World Bank president Bob Zoellick announced several striking new initiatives in his speech yesterday at a CGD event that drew a standing room-only audience of nearly 200 development specialists. Among his proposals: a "New Deal for Global Food Policy" to reduce hunger and social unrest throughout the developing world, as poor people attempt to cope with recent dramatic increases in food prices.
Not surprisingly, economic reporting today focused instead on Fed Chairman Ben Bernanke's use yesterday of the word "recession" and on Congress's confused efforts to deal with the U.S. housing mess. Among the few exceptions: David Ignatius drew on Bob's speech in his Washington Post column today on The Perils of the Price of Rice, which does a nice job of highlighting unexamined links between economic troubles here in the U.S. and the food shortages and other problems in the wider world.
Most of the media, as usual, seems to suffer from a case of double myopia (nearsightedness in time and in space) in which the immediate problem in the U.S. financial market (as legitimate as it is, for the 2 million or so households facing foreclosure risks) eclipses the crisis out there in the "rest of the world," which is urgent and could be long-term, of rising food and energy prices for poor people in poor countries -- who number about 2 billion.
Good to see Mr. Zoellick using the World Bank platform as a bully pulpit to fight for attention to the world's poor. And clever of him to link current shifts in global prices and risks to poor people's needs. I had the pleasure of hosting him and serving as moderator during the follow up discussion. From where I sat, our audience of development experts seemed pleased indeed with his proposals.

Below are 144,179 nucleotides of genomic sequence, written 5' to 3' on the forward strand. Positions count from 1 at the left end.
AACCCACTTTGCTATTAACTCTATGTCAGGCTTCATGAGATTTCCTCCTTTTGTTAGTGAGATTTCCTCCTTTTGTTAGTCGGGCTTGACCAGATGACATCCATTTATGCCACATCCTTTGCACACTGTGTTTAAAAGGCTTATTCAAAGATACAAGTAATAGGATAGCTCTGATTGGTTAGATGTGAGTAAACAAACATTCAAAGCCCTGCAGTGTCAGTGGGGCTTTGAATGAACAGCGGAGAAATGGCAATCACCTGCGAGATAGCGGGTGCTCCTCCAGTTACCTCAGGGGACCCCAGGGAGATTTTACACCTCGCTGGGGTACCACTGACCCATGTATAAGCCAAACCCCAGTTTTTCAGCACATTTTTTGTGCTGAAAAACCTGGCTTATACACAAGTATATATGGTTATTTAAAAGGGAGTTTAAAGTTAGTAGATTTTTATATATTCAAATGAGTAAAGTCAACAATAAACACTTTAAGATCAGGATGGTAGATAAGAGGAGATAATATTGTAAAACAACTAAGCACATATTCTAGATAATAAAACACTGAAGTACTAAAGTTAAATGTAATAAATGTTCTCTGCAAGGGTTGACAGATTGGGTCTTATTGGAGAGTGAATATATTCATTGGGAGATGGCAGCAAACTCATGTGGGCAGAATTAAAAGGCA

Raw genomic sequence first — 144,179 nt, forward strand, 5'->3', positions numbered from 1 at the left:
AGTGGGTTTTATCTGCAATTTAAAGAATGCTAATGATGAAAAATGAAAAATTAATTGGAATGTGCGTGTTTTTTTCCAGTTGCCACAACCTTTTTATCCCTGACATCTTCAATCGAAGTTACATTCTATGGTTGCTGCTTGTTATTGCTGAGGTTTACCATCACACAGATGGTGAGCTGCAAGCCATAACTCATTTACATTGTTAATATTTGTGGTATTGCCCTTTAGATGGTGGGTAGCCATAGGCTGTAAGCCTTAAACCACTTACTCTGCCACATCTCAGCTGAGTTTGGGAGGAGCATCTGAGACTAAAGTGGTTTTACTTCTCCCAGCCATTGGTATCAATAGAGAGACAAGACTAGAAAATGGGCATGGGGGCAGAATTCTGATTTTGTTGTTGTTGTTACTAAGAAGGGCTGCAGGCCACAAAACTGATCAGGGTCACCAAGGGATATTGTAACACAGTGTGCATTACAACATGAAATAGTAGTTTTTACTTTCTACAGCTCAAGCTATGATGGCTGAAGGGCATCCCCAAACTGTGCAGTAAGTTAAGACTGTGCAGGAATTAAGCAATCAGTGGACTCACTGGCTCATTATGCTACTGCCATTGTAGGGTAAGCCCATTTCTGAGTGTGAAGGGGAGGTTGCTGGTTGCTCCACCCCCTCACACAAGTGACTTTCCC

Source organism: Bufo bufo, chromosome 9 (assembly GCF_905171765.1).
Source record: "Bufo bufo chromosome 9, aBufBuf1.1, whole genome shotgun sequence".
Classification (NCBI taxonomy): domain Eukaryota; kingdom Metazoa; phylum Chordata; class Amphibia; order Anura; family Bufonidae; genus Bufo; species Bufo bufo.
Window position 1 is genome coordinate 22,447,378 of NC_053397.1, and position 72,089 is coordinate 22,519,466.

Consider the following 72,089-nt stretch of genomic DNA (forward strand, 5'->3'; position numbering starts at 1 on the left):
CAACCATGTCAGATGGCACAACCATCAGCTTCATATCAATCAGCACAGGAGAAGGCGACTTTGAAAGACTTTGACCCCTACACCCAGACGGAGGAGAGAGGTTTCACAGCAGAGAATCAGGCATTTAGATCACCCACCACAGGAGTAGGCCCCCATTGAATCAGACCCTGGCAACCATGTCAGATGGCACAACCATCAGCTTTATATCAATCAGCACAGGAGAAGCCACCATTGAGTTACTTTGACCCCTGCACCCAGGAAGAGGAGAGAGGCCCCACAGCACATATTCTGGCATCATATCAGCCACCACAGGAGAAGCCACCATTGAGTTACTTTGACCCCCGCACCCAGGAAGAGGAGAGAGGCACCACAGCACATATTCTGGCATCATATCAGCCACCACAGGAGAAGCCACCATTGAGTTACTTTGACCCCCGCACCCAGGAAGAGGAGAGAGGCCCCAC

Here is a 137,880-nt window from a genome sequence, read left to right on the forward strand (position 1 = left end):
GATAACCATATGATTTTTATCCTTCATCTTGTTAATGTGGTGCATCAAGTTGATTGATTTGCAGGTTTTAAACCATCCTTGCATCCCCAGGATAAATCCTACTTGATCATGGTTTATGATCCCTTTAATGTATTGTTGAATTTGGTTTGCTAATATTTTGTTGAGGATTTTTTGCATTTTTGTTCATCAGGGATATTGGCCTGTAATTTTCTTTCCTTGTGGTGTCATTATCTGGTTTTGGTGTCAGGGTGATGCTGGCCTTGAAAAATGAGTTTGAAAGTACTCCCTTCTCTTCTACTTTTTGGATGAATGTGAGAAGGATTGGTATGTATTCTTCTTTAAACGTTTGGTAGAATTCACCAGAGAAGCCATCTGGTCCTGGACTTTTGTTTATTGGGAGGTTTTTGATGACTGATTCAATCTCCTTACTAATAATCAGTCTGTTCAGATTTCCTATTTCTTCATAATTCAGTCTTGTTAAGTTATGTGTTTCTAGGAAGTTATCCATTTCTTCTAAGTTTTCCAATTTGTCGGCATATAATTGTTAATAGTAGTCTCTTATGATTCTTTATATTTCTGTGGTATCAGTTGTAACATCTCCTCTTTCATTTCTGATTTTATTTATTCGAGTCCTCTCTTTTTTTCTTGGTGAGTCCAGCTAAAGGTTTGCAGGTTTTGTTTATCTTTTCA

Like many who were there, I welcome his focus not on more World Bank lending (hardly a word on that, except for his promise to increase agriculture lending to Africa) but on the World Bank's role in making markets for new products (he wants 1 percent of sovereign wealth fund assets -- that's about $30 billion -- for a World Bank-engineered investment fund for Africa), and on providing a venue for global collective action on climate change.
Let's hope he can bring along quickly his 10,000 colleagues at the Bank (on climate change, progress is painfully slow) who still mostly "do" lending instead of realizing the institution's potential as a global development cooperative. He will also need to convince his Board and the bank's member countries, especially the U.S., who hesitate, against their own long-term interests (myopia again), to get on with the business of reforming the bank's governance to give developing countries and the emerging market giants a much greater voice in running the bank.